Lock and Reload

In his second season, WSU’s Mike Leach looks to turn things around

Mike Leach came to Washington State with a reputation for filling reporters’ notebooks with hilarious, off-the-wall (and sometimes scathing) quotes, and Leach did nothing to disappoint fans and the media in that regard last year during his first season with the Cougars. He was back at it again during a question-and-answer session with The Inlander.

The colorful coach discussed everything from the Cougars’ prospects for 2013 to hunting in New Zealand to his in-laws’ reaction to his decision to give up a law career to become a football coach.

INLANDER: You always seem to do something unusual in the off-season. How about this year?

LEACH: I went hunting in New Zealand … I got a stag and a tahr … and I got to have dinner with the All Blacks coaches on their rugby team. I’m a big rugby fan. [Leach, who did not play college football,  played club rugby at Brigham Young.]

Not only is All Blacks confusing to most Americans — the team’s name has nothing to do with race — but what the heck is a stag and a tahr?

A stag is kind of like a cross between a deer and an elk, with tangled antlers. A tahr is a Himalayan mountain goat.

You’ve made it clear you expect the Cougars to be improved this year. Why are you so optimistic after a 3-9 season filled with turmoil?

Most people are back. We’re a year older. We’ve had a really good off-season. We are a little bigger. I would say the chemistry and enthusiasm of the team is really strong.

That was a problem last year. Why has that aspect of the team improved?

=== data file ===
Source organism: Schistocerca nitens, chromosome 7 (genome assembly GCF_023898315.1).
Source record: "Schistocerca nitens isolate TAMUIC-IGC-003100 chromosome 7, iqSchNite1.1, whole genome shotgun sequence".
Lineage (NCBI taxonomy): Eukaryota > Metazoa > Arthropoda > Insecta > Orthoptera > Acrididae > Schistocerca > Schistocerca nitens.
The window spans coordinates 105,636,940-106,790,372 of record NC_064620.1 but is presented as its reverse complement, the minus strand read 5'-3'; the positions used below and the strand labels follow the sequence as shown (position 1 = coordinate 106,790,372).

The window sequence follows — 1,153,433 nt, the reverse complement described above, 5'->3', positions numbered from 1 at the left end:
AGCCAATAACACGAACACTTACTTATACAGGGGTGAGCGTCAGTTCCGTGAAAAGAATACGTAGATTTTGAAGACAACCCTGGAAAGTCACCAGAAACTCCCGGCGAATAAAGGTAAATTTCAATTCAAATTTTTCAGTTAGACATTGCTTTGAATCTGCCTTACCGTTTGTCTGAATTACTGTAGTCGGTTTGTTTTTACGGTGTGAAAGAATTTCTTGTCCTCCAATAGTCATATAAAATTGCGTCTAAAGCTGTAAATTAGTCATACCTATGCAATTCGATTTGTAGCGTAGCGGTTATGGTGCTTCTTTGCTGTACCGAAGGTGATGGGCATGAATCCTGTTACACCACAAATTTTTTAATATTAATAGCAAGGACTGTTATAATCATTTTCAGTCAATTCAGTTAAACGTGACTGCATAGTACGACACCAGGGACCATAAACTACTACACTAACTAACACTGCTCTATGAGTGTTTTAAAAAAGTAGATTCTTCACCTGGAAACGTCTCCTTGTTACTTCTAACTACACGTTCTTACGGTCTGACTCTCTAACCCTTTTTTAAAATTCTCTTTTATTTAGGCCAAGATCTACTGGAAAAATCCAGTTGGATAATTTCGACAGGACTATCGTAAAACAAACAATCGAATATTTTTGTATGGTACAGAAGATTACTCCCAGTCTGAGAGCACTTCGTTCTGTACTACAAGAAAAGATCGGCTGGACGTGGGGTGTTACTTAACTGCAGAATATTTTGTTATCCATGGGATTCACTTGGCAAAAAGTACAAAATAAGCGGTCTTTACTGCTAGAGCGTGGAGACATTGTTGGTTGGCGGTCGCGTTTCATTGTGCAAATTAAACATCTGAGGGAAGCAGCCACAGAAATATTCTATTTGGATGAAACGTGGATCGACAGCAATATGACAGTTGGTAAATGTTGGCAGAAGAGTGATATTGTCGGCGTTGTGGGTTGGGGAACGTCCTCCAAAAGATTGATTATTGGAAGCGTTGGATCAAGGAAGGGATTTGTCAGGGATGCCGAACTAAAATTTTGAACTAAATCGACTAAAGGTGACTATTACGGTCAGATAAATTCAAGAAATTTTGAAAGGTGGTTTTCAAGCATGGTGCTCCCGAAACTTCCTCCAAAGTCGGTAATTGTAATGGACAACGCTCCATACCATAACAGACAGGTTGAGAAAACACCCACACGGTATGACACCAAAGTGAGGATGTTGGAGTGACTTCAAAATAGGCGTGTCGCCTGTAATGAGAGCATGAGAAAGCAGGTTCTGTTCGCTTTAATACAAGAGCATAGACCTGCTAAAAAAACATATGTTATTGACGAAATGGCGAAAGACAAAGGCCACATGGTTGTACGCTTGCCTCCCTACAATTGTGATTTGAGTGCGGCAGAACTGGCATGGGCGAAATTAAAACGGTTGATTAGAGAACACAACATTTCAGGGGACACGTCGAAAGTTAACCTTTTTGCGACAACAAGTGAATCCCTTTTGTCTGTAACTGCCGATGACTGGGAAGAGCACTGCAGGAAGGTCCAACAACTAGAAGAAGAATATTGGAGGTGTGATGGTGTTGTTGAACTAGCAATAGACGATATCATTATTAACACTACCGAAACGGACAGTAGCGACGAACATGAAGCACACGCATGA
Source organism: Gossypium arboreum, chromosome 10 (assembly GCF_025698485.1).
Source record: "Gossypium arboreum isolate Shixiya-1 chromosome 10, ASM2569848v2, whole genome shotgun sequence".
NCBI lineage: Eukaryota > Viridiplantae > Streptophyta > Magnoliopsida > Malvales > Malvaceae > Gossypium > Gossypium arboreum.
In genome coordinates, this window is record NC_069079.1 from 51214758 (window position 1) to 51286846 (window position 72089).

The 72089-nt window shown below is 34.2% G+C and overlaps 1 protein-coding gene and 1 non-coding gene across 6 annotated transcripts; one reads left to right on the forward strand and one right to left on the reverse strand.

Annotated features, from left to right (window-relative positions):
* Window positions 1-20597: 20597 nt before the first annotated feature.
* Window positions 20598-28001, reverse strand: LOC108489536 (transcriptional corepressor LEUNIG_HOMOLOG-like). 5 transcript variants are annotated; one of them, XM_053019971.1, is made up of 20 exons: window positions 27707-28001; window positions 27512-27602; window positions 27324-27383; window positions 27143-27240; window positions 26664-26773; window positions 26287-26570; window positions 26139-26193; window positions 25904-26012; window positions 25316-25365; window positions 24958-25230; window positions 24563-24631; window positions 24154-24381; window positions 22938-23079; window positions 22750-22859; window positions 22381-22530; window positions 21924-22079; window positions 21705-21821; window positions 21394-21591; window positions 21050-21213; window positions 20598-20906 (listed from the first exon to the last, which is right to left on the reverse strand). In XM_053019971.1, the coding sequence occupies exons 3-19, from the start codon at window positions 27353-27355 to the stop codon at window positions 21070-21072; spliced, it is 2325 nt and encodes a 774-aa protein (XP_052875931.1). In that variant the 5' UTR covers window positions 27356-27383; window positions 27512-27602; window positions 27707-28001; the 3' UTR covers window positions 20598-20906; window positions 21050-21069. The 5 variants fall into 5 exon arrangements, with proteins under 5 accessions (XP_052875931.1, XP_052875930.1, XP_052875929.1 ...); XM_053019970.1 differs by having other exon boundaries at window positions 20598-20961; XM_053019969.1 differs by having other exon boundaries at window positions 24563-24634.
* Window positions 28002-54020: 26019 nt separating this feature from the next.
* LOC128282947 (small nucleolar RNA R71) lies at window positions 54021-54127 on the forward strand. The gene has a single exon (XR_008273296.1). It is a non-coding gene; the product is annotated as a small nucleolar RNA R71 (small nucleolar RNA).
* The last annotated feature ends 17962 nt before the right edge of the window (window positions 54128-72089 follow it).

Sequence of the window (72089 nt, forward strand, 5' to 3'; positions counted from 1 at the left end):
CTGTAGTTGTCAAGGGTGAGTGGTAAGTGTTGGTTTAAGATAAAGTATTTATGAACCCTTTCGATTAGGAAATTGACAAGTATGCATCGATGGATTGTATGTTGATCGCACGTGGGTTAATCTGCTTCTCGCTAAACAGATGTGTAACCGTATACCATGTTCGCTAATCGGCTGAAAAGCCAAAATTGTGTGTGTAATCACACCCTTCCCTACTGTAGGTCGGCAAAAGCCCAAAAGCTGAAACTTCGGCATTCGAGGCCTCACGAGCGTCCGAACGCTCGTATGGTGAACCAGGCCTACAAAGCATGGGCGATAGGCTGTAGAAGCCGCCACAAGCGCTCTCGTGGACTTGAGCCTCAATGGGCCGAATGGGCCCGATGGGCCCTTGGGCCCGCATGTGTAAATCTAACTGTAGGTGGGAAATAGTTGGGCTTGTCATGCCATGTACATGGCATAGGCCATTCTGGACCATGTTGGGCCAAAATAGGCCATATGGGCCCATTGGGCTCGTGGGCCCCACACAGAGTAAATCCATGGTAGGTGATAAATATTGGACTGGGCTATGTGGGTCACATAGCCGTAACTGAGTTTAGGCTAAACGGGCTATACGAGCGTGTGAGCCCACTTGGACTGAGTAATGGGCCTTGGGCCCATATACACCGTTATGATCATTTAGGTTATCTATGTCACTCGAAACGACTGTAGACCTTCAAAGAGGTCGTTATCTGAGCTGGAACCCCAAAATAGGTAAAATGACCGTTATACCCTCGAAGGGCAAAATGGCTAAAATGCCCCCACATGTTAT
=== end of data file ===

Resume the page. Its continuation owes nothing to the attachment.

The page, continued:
Some of the guys who played last year have really stepped up in leadership roles. [Quarterback] Connor Halliday has done a great job stepping up in a leadership role. (Linebacker) Darryl Monroe has. (Safety) Deone Bucannon and (center) Elliott Bosch have.

You drew criticism from some fans and media for your handling of a few matters last season. Would you change anything you did last year?

Nah. Last season’s over. A lot of what we did last year has helped build us up this year.

What is your biggest strength as a coach?

Probably persistence.

What is your biggest weakness as a coach?

Probably impatience.

You’re not a morning person, but how long do you work some days?

Sunday and Monday are the two longest. Monday during the season is probably something like 10 am to probably 1 to 3 am.

You’re making plenty of money now ($2.25 million a year), but what did your in-laws initially think of your decision to give up law to coach part-time at Cal Poly for $3,000 a year?

I don’t think they were real fired up. They thought their daughter had married an attorney. We’d been broke for a while, and I think it made it pretty apparent we were going to be broke longer.

Have you convinced the in-laws that your career change was a good idea?

They’re big football fans now. It’s not like they weren’t supportive. There might have been about 10 years’ worth of eye rolls, and don’t think that didn’t come from my family to some extent, too. My dad hated attorneys, so he really didn’t have much problem with it.

Do you think you’ll ever coach in the NFL?

The NFL is kind of a different game … if you talk to most NFL players, their happiest time playing football was in college. I mean, they like the paychecks in the NFL, but they enjoyed playing in college more than the NFL. In the NFL, based on ownership, a lot of coaches don’t really have any say on the roster. I don’t think that’s a real healthy situation. I wouldn’t want to be part of a deal like that, so that eliminates about a third of the teams. 


2012 record: 3-9; 1-8 in Pac-12

Preseason Pac-12 ranking: 6th, Pac-12 North

Key games: at Auburn, at Washington

Key returning players: QB Connor Halliday, WR Gabe Marks, WR Brett Bartolone, LB Darryl Monroe, S Deone Bucannon

Tickets: wsucougars.com, 1-800-GO-COUGS  

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